Tension between Turkey and Iraq’s Shi’ite-led government over Ankara’s burgeoning ties with the oil-reach autonomous Kurdistan region and long support for Sunni-led anti-government protests in Baghdad seems to have gained a new dimension as Iraqi officials reject pleas to shelter the Kurdistan Workers’ Party (PKK) militants in their territory, something that might harm the ongoing peace process next door.

The first weary group of Kurdish fighters started arriving in the northern Kurdistan region from Turkey early last week, as part of a peace deal with Ankara aimed at ending the 30 years of conflict.

Baghdad for its part isn’t keen on the move and has announced that the PKK “is not welcome in Iraqi territory.”

“The Iraqi government… doesn’t accept the entry of armed groups into its territory that could be used to impact stability of Iraq or neighboring states,” the Iraqi Foreign Affairs Ministry said last week, in a statement on its website.

On May 15, Iraq’s Cabinet also issued a formal complaint to Ankara, calling the presence of the PKK armed men inside its territory “a flagrant violation of Iraq’s sovereignty and independence,” adding that the move “causes severe damage to neighborly relations between the two countries and their common interests.”

The Cabinet also voted to ask the UN Security Council to adopt a “suitable resolution to prevent any violation of Iraq’s sovereignty,” according to the government statement.

Baghdad also urged that it would ask the Islamic States Organization and the Arab League “for additional support.”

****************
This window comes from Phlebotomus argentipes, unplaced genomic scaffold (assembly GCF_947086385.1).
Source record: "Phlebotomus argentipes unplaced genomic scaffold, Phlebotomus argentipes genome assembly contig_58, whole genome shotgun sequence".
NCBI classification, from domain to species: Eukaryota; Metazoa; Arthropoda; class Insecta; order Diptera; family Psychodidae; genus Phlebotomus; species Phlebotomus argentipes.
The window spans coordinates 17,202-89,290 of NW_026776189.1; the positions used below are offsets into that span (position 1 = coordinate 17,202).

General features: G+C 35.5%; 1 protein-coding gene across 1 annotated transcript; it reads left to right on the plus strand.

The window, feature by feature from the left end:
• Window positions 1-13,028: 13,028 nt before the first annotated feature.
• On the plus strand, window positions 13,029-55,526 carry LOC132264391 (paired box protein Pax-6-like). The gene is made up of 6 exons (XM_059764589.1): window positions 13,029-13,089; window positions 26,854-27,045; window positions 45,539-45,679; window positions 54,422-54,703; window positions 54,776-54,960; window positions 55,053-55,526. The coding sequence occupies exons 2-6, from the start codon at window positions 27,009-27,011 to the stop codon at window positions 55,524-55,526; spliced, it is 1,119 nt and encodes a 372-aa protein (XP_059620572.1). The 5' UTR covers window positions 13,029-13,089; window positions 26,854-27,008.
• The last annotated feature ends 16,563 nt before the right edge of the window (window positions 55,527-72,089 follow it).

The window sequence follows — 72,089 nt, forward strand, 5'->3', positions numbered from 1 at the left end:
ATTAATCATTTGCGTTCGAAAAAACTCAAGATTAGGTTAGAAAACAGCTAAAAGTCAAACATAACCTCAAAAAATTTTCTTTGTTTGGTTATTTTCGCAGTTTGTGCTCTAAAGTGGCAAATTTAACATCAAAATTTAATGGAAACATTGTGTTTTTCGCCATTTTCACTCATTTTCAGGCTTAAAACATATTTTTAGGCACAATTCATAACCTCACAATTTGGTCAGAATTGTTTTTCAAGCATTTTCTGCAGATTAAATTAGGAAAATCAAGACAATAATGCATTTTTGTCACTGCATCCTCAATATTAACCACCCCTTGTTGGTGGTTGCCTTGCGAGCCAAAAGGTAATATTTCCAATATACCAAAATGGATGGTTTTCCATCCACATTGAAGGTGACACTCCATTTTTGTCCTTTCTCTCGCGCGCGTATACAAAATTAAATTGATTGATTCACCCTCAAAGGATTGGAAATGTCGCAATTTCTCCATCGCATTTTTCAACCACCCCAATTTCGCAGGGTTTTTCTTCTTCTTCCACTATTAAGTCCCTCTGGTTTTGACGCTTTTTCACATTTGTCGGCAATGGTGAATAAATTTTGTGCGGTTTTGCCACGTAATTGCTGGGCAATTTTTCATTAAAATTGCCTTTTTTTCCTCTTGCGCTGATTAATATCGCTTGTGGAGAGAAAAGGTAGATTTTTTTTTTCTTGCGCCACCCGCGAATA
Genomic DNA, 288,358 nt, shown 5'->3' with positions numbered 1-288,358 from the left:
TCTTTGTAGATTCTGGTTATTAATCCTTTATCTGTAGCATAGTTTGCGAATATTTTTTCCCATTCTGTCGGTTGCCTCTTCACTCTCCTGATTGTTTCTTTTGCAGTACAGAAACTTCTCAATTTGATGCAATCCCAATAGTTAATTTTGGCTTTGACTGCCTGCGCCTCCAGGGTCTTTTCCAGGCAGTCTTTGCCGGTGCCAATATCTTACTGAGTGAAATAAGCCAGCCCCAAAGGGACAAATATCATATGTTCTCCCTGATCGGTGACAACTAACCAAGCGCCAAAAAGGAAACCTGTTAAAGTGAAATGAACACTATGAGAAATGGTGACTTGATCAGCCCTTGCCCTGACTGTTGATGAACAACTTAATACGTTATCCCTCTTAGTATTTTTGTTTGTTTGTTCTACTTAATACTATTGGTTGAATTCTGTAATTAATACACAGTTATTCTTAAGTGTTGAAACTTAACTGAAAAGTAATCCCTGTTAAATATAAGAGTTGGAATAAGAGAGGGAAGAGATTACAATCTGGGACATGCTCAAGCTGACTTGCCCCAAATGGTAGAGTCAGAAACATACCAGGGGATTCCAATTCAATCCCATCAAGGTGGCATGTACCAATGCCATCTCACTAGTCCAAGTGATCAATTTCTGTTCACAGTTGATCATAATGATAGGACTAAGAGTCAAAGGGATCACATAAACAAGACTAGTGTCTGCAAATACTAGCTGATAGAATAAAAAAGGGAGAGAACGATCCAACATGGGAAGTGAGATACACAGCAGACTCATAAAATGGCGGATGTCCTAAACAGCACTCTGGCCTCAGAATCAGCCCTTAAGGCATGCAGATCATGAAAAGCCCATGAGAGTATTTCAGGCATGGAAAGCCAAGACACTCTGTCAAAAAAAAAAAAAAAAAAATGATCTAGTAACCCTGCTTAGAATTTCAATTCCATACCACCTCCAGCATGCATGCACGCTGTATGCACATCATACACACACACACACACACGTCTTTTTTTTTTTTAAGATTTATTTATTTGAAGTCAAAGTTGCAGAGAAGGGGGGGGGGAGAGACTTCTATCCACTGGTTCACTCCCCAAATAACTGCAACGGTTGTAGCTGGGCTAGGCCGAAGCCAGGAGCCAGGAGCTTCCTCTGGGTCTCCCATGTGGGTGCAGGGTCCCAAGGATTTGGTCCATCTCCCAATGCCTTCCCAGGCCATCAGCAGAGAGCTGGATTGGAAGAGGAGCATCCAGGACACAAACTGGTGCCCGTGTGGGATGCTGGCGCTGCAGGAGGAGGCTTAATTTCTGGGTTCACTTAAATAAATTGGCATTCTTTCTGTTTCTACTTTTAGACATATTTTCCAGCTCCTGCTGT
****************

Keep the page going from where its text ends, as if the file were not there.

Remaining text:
Ankara didn’t officially respond to Baghdad’s concerns.  In the meantime, local media cited the Foreign Ministry, mentioning that “these all are connected with the contestations between Bagdad and Erbil.”

“The PKK came from Iraq anyway… and would enter and exit periodically. Why are they now a problem?” Milliyet newspaper quoted a Foreign Ministry official as saying.

For veteran ambassador Murat Bilhan, who for many years headed the Strategic Research Department at the Turkish Foreign Ministry, Iraq’s complains against Ankara “are baseless and rather surprising.”

Turkey, he mentioned, “has nothing to do with Kurdish militants’ choice to move to Iraq after withdrawing from the Turkish territories.”

“We didn’t send [the PKK fighters] to Iraq… We just said that they have to leave our country. It could be Europe, Middle East or any other place that they choose. Turkey doesn’t hand them to anyone”, he said in an interview, adding that, “the problem is between Iraq and the PKK.”

The group of at least 13 PKK men and women crossed into the Heror area of northern Iraq early Tuesday, monitored on the Turkish side by the MIT intelligence agency and across the border in Iraq by Iraqi Kurdish authorities.

For many analysts in Ankara, such as Sinan Ulgen, chairman of the Istanbul-based Center for Economics and Foreign Policy Studies, “it is well known that the KRG has been supportive of this [Turkey-PKK] deal and the KRG will also allow these armed rebels to come back to that region”.

“The central government in Baghdad may not like the prospect of having armed PKK rebels crossing coming over to Iraq from Turkey but it does not have the capability to prevent this critical step in terms of Turkey’s peace process from being carried out,” Ulgen said in an interview.

“It is also worth noting that this dynamic has already been initiated with a first wave of PKK militants leaving Turkish territory,” he added.

Prof. Mehmet Sahin, Middle East Advisor at the Center for Middle Eastern Strategic Studies, agrees that, Iraqi leaders “unlikely can block or do anything against Ankara’s peace plans”, as Baghdad has little control of Iraq’s northern border, which is run by Iraqi Kurds.

“The question is: why does Baghdad use such a rhetoric language right now?,” he said in an interview, adding that, most likely, “these all related Iraq’s domestic and policy and foreign supporters, such as Iran.”

Some 2,000 PKK fighters are expected to move next door with the full withdrawal that to take three to four months.